Lesbian, gay, bisexual, transgender and queer Americans are more likely to become unemployed as a result of the coronavirus epidemic than their non-LGBTQ counterparts, according to a poll by the national LGBTQ advocacy group Human Rights Campaign and PSB Research.
“It is unfortunate, but not surprising, to see how COVID-19 is disproportionately impacting vulnerable populations, including the LGBTQ community,” Elizabeth Bibi, the campaign’s senior communications adviser, told NBC News. “Understanding the impact this virus is having on our community is crucial so that we can be best prepared to weather this crisis and work together on how to recover.”
The report, based on 4,000 participants polled from April 16 to May 6, found that 17 percent of LGBTQ people had lost their jobs because of COVID-19, compared to 13 percent of the general population. LGBTQ people of color were disproportionately affected: Twenty-two percent of them reported losing their job because of the pandemic, compared to 14 percent of white LGBTQ people surveyed. The report also found 42 percent of LGBTQ people said their financial situation was “somewhat or much worse off now than one year ago,” compared to 36 percent of non-LGBTQ people.
The Human Rights Campaign released its data on Friday, the same day the federal government released its latest unemployment statistics, which found that the U.S. economy lost 20.5 million jobsin April and the unemployment rate had soared to a staggering 14.7 percent.
The organization’s new data builds upon its previous researchdemonstrating the LGBTQ community’s economic vulnerability.
“Our early analysis showed why LGBTQ people were more likely to be impacted by the virus: We work in industries, like the service industry, that are more likely to be impacted by the pandemic and are less likely to have health insurance or access to medical care when needed,” Bibi said.
A survey found that nearly 1 in 3 LGBTQ respondents had their work hours reduced, compared to about 1 in 5 in the general population. The findings also showed LGBTQ people were cutting back on spending at higher rates: Nearly 60 percent said they were now spending less, compared to just over 50 percent of the general public, and 42 percent of LGBTQ people reported making adjustments to their household budgets, versus 30 percent of the general population. Additionally, 11 percent of LGBTQ respondents reported requesting rent delays, compared to 8 percent of the general population.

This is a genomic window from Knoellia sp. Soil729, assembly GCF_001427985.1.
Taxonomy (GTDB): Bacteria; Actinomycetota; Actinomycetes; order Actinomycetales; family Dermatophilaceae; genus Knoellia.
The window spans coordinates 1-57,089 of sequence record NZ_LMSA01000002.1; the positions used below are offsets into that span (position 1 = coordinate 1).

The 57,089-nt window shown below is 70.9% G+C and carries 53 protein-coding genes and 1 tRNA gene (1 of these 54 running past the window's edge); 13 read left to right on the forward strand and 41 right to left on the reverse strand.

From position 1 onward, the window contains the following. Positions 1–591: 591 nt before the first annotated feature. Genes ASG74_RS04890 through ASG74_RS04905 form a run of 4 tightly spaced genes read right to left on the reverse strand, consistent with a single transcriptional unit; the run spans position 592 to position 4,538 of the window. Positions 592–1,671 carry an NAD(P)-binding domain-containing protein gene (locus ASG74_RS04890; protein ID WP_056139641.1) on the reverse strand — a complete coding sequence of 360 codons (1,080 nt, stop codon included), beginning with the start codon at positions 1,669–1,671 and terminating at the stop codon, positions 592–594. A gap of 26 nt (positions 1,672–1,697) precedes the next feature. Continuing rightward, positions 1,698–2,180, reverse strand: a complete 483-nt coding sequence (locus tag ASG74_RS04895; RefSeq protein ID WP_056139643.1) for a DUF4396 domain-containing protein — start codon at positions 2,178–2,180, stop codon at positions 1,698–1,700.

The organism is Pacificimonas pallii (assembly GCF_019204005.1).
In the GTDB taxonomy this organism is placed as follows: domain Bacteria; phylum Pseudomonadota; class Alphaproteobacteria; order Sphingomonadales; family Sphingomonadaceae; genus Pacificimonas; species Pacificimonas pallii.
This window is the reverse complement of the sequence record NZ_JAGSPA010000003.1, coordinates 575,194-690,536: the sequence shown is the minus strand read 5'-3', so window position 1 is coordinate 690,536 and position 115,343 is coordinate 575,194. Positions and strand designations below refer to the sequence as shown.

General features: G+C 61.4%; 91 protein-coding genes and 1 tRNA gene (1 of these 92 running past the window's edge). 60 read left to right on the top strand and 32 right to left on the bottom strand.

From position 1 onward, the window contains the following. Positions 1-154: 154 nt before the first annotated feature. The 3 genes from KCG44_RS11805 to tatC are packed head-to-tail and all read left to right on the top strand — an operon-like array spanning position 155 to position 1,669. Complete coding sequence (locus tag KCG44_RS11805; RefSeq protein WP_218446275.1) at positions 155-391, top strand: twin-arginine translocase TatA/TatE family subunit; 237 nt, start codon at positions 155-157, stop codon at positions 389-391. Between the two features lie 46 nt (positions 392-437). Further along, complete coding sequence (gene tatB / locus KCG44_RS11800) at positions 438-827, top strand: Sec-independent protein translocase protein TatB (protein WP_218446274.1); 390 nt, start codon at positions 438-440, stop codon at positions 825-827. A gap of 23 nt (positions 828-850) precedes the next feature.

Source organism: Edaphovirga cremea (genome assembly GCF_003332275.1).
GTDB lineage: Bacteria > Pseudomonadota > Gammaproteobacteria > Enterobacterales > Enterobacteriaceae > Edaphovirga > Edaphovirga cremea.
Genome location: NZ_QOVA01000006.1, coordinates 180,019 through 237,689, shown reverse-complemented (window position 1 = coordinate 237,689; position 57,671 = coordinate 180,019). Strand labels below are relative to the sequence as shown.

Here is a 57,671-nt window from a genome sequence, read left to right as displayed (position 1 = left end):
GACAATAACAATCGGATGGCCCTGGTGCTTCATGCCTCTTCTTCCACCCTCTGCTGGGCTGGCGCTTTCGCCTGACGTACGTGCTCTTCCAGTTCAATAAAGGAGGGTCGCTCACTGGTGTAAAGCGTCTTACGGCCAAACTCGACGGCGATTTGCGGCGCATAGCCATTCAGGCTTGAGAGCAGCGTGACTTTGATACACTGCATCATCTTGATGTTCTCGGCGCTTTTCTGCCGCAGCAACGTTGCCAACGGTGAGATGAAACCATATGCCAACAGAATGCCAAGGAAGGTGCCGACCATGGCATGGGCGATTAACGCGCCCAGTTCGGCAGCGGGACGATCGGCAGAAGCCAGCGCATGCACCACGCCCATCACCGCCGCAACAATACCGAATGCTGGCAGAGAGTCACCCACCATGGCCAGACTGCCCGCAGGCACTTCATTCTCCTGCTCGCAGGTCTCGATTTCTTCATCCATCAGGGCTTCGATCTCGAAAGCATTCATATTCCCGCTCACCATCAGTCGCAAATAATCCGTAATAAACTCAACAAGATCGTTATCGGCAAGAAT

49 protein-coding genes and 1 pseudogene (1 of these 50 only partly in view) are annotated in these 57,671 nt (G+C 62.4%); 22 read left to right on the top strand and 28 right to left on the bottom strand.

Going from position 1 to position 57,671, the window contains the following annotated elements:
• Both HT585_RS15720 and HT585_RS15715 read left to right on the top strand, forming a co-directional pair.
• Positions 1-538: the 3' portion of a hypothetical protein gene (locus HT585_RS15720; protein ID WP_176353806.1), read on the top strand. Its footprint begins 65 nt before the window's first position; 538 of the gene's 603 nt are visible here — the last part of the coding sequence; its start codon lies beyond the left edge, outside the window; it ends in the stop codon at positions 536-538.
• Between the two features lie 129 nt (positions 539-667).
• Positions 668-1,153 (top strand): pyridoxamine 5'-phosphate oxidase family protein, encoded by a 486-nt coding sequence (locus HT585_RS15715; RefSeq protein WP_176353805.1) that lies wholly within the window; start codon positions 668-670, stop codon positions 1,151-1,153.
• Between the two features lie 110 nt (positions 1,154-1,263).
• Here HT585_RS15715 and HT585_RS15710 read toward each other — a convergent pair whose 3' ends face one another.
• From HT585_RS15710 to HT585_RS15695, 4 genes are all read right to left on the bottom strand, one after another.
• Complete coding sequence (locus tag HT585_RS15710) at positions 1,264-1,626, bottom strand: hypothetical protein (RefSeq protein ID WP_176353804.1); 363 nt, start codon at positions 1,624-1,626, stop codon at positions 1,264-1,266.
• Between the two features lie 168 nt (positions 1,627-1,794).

While the campaign’s latest surveys did not inquire about paid sick leave, the organization’s 2018 Paid Leave Survey found only 29 percent of LGBTQ respondents reported having access to paid medical leave if they or a family member were to get sick. An estimated 76 percent of all U.S. civilian workers have access to paid leave, according to the Pew Research Center, though this varies significantly by industry.
The survey is among several recent reports that suggest lesbian, gay, bisexual, transgender and queer people are being disproportionately affected by the economic crisis.
“We know LGBTQ people face higher rates of economic instability, higher poverty, lower rates of employment and higher incidence of pre-existing conditions,” Sharita Gruberg, director of policy at the Center for American Progress, a liberal think tank, told NBC News. “You can make a pretty reliable assumption that LGBTQ people are facing serious economic consequences from the pandemic.”
The Center for American Progress released a report last week that suggested LGBTQ people are among those “being hit harder by the economic downturn caused by the COVID-19 pandemic.” Using data from the government’s Current Population Survey, the organization found that from 2014 to 2019, same-sex couples experienced higher rates of unemployment compared to other Americans. This means that even during periods of economic recovery, gay couples are less able to bounce back.
“While we do not yet have data on the impact the current economic crisis caused by COVID-19 is having on same-sex couples, if history is any indication, they will be disproportionately harmed by this crisis and will experience a longer recovery,” the report states.
Existing economic vulnerabilities
The public health crisis is exacerbating existing economic inequalities. Even in good economic times, most LGBTQ people still earn less than their non-LGBTQ counterparts, though this varies by gender identity and sexual orientation.
“The bulk of the evidence is that gay men earn less than heterosexual men whereas lesbians earn more than similarly skilled heterosexual women,” Christopher Carpenter, professor of economics at Vanderbilt University, told NBC News.
“Bisexual people earn less. They always do worse,” he said, adding that researchers are not sure why.
Carpenter’s research on employment also shows that transgender people experience much lower employment rates and incomes than cisgender Americans. “Trans folks are at increased risk of poverty,” he said.